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academy for example they need to be given that opportunity you need to find young filmmakers and you need to encourage mid career filmmakers because many many artists make a movie and then they don't end up getting another chance that ten years can go by before another project gets made so it's finding filmmakers at every stage of their career and giving them a public forum inviting them to speak to the audiences that's a very fundamental approach to also sharing that world cultures our museum is involved in showing film from every corner of the globe and that's a major major project for us is to make sure we're not only focused you know on one nationality or you know one more motivic suppression. ok. you've made the move into politics which i mentioned earlier and you talking now about this is the difference in culture or politics have your other goals changed in what way have they changed and is there more. exceptions for what you're bringing for the moment well it's not
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that's my goals have changed you know i've been fighting for women's rights and human rights in general because it also to me it i mean feminism includes everything it's about being a human being it's about fighting for equal rights and opportunities for everyone i mean. no matter what your race or sexuality or sexual orientation etc it's and this is very i mean all these matters all these issues are very much linked in in my part of the world and eleven not so fighting for freedom of expression and fighting for equal rights as much as fighting for the right of it for education for all kids not just the rich kids get to go and get a good education and this is also part of the problem because you know the masses are not having the opportunity to be aware to be a light and just have what they need to have in order to work their minds all of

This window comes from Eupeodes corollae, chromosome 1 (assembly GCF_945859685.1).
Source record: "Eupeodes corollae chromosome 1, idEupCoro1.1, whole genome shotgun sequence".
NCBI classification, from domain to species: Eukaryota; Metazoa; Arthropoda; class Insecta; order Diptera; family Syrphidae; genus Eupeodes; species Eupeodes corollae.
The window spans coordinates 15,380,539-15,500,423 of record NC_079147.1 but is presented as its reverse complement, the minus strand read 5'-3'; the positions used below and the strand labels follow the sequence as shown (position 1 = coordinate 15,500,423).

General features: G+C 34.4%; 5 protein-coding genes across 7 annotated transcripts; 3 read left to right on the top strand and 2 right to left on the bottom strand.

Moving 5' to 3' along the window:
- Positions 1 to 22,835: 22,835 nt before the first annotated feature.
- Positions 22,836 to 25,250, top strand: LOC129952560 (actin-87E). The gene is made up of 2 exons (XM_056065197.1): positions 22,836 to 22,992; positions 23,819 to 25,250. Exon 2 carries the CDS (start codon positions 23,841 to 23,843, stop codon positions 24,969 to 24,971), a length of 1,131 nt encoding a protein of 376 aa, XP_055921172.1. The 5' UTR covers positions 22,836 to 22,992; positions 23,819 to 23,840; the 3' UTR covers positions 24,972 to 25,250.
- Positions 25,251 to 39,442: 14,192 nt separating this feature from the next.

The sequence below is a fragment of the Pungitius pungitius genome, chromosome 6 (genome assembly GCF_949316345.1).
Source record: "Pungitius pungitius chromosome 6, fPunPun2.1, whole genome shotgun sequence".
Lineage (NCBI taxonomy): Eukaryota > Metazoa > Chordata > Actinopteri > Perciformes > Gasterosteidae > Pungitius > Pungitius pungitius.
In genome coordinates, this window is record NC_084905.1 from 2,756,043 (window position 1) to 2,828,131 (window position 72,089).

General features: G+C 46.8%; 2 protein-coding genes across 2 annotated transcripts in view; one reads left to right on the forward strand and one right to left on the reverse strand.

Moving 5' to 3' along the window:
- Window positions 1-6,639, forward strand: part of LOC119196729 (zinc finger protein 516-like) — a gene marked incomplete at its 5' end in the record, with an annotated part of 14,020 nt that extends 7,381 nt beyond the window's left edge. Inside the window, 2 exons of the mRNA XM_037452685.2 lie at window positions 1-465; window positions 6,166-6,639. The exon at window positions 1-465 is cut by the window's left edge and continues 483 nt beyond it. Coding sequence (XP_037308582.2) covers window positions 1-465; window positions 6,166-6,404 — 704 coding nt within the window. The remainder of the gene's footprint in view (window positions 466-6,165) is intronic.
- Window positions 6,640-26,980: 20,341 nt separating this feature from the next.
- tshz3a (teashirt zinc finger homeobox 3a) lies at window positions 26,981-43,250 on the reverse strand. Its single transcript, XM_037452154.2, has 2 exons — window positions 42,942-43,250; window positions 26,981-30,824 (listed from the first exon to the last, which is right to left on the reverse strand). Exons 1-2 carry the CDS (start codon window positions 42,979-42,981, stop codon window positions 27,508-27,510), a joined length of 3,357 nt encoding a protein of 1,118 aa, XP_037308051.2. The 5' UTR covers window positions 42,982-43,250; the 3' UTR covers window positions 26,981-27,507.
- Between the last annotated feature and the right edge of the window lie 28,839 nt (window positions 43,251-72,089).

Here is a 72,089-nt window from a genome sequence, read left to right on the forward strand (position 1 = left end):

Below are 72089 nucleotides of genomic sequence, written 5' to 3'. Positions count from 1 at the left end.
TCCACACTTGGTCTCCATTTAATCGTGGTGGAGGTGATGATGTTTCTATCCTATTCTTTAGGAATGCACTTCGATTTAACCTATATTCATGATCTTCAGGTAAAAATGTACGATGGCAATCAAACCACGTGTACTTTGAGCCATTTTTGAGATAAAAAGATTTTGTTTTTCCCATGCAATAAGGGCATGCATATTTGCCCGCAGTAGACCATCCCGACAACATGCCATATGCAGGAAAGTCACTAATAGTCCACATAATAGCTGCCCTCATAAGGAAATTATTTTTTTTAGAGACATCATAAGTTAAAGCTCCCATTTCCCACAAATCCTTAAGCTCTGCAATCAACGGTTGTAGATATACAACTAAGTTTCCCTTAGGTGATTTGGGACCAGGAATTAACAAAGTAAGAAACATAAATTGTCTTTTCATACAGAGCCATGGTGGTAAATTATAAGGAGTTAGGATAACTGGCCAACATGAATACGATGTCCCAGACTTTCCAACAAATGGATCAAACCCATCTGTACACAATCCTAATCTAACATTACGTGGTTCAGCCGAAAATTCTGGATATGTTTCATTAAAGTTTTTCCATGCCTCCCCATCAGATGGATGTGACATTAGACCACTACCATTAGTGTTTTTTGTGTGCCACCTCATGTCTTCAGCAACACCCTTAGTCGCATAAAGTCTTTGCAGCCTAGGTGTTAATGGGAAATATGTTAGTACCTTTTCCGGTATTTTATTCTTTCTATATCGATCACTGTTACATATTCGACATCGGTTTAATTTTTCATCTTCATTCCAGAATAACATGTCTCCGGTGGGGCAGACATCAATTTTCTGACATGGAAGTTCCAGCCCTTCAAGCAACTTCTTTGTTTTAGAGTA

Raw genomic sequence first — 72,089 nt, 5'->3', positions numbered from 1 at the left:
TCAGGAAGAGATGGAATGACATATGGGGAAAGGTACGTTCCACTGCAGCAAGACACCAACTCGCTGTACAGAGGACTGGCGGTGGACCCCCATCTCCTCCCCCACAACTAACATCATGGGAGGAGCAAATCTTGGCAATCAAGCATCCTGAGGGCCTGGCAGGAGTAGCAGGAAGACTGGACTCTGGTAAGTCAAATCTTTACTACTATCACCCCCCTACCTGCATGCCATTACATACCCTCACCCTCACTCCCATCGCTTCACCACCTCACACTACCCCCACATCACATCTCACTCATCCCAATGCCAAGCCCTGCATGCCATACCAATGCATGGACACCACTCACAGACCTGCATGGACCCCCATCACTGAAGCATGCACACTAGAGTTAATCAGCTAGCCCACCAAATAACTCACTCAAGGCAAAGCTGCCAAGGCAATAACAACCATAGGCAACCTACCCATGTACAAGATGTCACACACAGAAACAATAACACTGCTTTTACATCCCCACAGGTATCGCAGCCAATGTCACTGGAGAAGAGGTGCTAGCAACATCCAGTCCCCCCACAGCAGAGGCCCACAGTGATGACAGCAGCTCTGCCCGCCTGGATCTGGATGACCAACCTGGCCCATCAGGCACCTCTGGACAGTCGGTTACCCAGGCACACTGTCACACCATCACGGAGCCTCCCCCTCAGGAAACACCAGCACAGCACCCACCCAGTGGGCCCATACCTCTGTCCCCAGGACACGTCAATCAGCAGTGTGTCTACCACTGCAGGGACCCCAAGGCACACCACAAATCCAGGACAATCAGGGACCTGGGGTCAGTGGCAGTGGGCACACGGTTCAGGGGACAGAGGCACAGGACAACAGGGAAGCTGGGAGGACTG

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these push me to go into politics but to me it's like a continual tea with what i have been doing so far and i will never stop being a writer that's that's good to hear from so they come over here ok what's next on your agenda and in the column is incredibly complex so i have i have a documentary in the pie but i'm still working on the following steps of a book that i had with her it's a picture book that i coauthored with their photographer which name is our fruit which is picture that displays. people from women from african descent with natural afro hair because it's something that we don't have a chance to speak about beauty standards by that and for something that oppress women all women and specially women that are very far from the white beauty standards and the yes. exactly so we have interviewed a hundred more than one hundred one hundred forty. people women from african descent about how they. i feel wearing natural hair and the pace that we have to
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get once paris because it's my place and we have made an exhibit based on the book which i was which was quite a success in paris so it's moving to some other prep parts of france in mass a in the suburbs of paris and i hope that it will be a move which will be moving even in africa publication date of the book is available claim afro and it's coated with but it's only a photographer and we have people from the control space scenes about the former minister of justice singer is and people you know teachers accountants people who just enjoy it just a way to show that beauty includes everyone including people who doesn't who don't look like you know what you connect to beauty for women when you when you google beautiful women all the women in white that you see are white women you never see asian women are black women so i wanted to just change that narrative about judy
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absolutely stir things up and get some more diversity or vashti what what are your are your you've been working for thirty five years as a feminist just slogging away and achieving so much what are your goals now. well i mean the simplest way to put it is my goal i think all our goal is to change the world and make it a more inclusive word where women are respected where everyone actually has a right to a life of dignity and respect it sounds like a big thing to say but to me that's what humanism is about but more specifically within my publishing house in india our goal our mandate our immediate priority is to focus as much as possible on the voices of marginalized women so to look at no cost for a man to look at korea women to look at muslim women women of different minorities to look at transmission men and to capture their stories so that we can in some way